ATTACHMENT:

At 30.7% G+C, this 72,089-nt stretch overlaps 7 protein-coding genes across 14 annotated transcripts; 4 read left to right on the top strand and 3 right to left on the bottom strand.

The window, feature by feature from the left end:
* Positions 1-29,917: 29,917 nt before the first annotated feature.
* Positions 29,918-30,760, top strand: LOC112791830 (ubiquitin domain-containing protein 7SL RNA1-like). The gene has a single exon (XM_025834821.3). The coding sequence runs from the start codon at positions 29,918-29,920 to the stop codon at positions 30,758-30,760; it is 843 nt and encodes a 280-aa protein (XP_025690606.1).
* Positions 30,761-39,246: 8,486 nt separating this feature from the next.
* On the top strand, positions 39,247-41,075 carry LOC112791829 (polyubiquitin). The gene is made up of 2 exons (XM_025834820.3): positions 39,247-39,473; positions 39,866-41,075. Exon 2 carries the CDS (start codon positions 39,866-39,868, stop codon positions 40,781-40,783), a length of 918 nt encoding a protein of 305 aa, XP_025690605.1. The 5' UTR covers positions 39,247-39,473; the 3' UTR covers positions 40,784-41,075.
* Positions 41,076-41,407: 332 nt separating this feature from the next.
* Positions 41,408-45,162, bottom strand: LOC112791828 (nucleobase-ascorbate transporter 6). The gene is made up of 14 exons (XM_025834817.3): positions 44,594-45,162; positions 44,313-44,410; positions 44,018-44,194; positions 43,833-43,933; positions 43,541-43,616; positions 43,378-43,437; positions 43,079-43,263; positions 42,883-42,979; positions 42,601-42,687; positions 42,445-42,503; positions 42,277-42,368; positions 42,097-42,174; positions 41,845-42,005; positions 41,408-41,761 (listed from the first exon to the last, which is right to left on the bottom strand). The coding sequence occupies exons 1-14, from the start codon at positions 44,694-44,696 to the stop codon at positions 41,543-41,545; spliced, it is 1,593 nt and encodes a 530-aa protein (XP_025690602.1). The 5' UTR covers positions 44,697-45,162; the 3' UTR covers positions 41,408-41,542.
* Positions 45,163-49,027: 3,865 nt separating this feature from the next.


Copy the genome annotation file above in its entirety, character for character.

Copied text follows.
At 30.7% G+C, this 72,089-nt stretch overlaps 7 protein-coding genes across 14 annotated transcripts; 4 read left to right on the top strand and 3 right to left on the bottom strand.

The window, feature by feature from the left end:
* Positions 1-29,917: 29,917 nt before the first annotated feature.
* Positions 29,918-30,760, top strand: LOC112791830 (ubiquitin domain-containing protein 7SL RNA1-like). The gene has a single exon (XM_025834821.3). The coding sequence runs from the start codon at positions 29,918-29,920 to the stop codon at positions 30,758-30,760; it is 843 nt and encodes a 280-aa protein (XP_025690606.1).
* Positions 30,761-39,246: 8,486 nt separating this feature from the next.
* On the top strand, positions 39,247-41,075 carry LOC112791829 (polyubiquitin). The gene is made up of 2 exons (XM_025834820.3): positions 39,247-39,473; positions 39,866-41,075. Exon 2 carries the CDS (start codon positions 39,866-39,868, stop codon positions 40,781-40,783), a length of 918 nt encoding a protein of 305 aa, XP_025690605.1. The 5' UTR covers positions 39,247-39,473; the 3' UTR covers positions 40,784-41,075.
* Positions 41,076-41,407: 332 nt separating this feature from the next.
* Positions 41,408-45,162, bottom strand: LOC112791828 (nucleobase-ascorbate transporter 6). The gene is made up of 14 exons (XM_025834817.3): positions 44,594-45,162; positions 44,313-44,410; positions 44,018-44,194; positions 43,833-43,933; positions 43,541-43,616; positions 43,378-43,437; positions 43,079-43,263; positions 42,883-42,979; positions 42,601-42,687; positions 42,445-42,503; positions 42,277-42,368; positions 42,097-42,174; positions 41,845-42,005; positions 41,408-41,761 (listed from the first exon to the last, which is right to left on the bottom strand). The coding sequence occupies exons 1-14, from the start codon at positions 44,694-44,696 to the stop codon at positions 41,543-41,545; spliced, it is 1,593 nt and encodes a 530-aa protein (XP_025690602.1). The 5' UTR covers positions 44,697-45,162; the 3' UTR covers positions 41,408-41,542.
* Positions 45,163-49,027: 3,865 nt separating this feature from the next.